Zydney and Warner (2016) conduct a comprehensive literature review of the use of mobile apps for science learning. With increasing stress by district administrations on technology integration, BYOD programs, and school programs promoted by both Apple and Google, it is not surprising that innovations in the mobile and app industry “…have prompted educators and researchers to utilize these devices to promote teaching and learning” (p. 1). I have also experienced the excitement with mobile apps through peers in the MET program as well as through PD sessions hosted by the Manitoba Teacher’s Society.
Zydney and Warner (2016) explain the advantages of mobile apps as being, “…interactive and engaging…” (p. 1). Further, that apps “[allow] educators to teach without being restricted by time and place…” (p. 1). Other posts this week stressed the drawback of time spent in class learning new technologies for both teachers and students, especially in lieu of discussing curriculum during that time. Perhaps the use of mobile apps is a possible solution that in fact once adequately mastered by teacher and students, benefits from being used unrestricted of time and place. A great example of this is the use of twitter I read about in a previous MET course. A math teacher essentially tweeted interesting and complex math problems to students outside class and received responses from students thus facilitating learning beyond the scheduled math class during the day.
Zydney and Warner (2016) discovered 6 main features in their review that included, “technology-based scaffolding, location-aware functionality, visual/audio representation, digital knowledge-construction tools, digital knowledge-sharing mechanisms and differentiated roles” (p. 6). It appears all these features follow very closely support the T-GEM and LfU models we have explored in module B.
Technology-based scaffolding and visual/audio representation plays a role in the initial stages of helping students develop their ideas.
Digital knowledge-construction tools and sharing mechanisms help in creating meaning, recording observed data, and making thinking visible for students; especially in a cooperative manner.
With the plethora of apps available today for learning science in conjunction with the omnipresence of mobile technology both in and out of the classroom, it appears mobile apps provide a great asset to teaching science content and conduct science inquiry both in and out of the classroom.
Question for peers:
Is there a mobile app that you have some experience with that in your opinion is excellent in teaching content and leading science inquiry?
I am glad to see this review of mobile apps. It is a topic that will undoubtedly come up again in the course. The authors of the study reviewed mobile apps and found that they shared several features, including: digital knowledge-construction tools, digital knowledge-sharing mechanisms, and differentiated roles. Were there any apps that stood out for you in terms of these features?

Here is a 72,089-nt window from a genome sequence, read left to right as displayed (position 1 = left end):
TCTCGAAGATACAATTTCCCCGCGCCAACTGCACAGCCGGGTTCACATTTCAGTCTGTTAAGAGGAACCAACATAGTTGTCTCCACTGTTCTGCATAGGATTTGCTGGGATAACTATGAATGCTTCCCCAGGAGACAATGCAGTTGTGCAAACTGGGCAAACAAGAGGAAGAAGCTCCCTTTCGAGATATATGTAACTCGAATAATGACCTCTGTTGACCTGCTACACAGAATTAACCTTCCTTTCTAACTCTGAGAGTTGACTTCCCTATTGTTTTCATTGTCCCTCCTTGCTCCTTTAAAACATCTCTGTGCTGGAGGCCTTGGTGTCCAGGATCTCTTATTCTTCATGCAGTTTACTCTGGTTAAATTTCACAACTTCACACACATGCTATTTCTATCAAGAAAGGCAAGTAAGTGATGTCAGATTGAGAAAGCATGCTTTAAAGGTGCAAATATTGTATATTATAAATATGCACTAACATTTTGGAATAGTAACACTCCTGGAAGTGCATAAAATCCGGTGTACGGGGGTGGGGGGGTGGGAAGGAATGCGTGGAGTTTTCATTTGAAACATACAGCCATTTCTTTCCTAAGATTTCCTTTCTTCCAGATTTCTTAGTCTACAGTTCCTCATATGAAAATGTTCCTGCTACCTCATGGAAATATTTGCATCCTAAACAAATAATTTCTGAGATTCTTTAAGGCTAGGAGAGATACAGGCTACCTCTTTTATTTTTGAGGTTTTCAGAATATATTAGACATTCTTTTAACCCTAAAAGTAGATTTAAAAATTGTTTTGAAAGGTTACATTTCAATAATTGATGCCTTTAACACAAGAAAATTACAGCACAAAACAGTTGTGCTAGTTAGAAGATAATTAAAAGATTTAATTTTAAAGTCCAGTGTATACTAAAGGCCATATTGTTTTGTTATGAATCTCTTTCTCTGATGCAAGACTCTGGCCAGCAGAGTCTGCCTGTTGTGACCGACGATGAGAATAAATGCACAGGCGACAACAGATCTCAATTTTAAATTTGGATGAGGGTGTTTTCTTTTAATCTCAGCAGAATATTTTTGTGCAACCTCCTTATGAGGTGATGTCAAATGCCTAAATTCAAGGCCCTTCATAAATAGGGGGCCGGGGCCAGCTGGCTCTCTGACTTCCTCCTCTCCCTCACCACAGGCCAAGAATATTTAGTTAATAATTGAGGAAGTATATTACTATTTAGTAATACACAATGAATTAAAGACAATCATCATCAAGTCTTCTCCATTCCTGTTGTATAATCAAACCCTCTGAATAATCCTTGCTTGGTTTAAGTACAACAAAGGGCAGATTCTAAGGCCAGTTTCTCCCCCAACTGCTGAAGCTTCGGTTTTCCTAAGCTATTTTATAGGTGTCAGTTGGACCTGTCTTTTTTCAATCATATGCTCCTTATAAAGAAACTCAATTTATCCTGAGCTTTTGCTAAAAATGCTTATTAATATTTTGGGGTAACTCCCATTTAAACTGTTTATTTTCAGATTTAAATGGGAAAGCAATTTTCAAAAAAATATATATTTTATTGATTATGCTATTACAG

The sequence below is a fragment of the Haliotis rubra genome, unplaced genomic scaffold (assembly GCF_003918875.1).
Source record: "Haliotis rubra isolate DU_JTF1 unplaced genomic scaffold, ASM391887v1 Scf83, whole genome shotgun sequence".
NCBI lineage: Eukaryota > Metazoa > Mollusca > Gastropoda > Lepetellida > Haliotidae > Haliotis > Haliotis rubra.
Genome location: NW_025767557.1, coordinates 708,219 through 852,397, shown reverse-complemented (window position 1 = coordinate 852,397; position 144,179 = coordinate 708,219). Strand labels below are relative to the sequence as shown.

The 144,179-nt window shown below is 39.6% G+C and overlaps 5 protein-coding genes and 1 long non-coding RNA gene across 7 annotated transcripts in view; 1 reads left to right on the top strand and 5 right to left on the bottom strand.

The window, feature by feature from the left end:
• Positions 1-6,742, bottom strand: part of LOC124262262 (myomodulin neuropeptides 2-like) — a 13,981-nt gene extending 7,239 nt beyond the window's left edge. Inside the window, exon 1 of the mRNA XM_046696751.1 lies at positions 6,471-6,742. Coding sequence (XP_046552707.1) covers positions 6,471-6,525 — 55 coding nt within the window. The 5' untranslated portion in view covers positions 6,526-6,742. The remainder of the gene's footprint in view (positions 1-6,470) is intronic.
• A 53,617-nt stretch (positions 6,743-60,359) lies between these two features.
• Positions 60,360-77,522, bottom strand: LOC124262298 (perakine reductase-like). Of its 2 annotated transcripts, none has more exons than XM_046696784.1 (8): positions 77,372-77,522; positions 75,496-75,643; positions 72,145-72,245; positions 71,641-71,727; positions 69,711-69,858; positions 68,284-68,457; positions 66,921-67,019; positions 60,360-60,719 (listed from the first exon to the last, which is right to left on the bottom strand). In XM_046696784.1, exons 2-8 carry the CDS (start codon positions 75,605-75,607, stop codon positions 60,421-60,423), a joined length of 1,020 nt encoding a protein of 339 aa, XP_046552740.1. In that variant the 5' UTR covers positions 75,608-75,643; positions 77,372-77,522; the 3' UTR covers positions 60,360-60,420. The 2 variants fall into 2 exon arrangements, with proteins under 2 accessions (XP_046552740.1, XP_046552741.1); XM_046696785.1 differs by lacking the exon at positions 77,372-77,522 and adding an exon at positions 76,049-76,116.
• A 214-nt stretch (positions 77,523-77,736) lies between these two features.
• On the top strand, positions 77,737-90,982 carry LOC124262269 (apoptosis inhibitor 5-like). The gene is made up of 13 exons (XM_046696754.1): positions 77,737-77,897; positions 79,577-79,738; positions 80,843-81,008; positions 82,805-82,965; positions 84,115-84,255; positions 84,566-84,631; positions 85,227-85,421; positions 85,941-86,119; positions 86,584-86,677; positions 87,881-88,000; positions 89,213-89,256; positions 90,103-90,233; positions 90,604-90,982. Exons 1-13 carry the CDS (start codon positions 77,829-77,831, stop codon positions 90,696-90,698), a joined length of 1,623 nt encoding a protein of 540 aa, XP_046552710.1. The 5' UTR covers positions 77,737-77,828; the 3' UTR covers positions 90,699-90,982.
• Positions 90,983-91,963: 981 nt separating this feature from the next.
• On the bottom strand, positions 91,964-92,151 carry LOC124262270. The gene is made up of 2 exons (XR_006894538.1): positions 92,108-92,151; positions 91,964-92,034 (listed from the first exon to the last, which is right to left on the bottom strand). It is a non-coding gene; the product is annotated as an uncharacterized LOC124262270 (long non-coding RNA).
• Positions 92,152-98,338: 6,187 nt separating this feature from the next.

Thank you for your contribution Vibhu,
Thanks for the great post on mobile apps in the classroom. One of the better apps I’ve come across is a solar system app (available at http://www.solarsystemscope.com/) that a student found out about and shared with the class. It allows visualization and ‘exploration’ of the solar system. It was subsequently utilized in a Science 9 class to introduce the space unit and help with a research project on space exploration and the various planets.
Thanks for sharing!
I am a huge believer in mobile apps and mobile learning but this is still something that is not allowed at many schools here in the Middle East. I have been trying for FOUR years to convince my principal that mobile technology in the classroom would be a huge benefit to our students but my cries have gone in vain. Students have their phones anyways, we might as well put them to use. Thank you for sharing this Vibhu.
As I don’t teach science, I don’t have any exceptional science apps at this point to recommend, but I wanted to comment on the point you make about the drawback of time in class spent learning new apps rather than focusing on curriculum. For non-discipline specific apps and programs, my colleagues and I try to coordinate as much as possible to use the same or similar apps in different courses throughout the year, helping students build more familiarity and reducing this downtime spent learning the technology. While this doesn’t always work, I have found it beneficial as then when I have a discipline-specific app that I want them to work with, I don’t feel like we have already spent too much time fiddling with programs. I also try to give students opportunities to use apps that I know they have used in previous semesters or years that they have liked working with.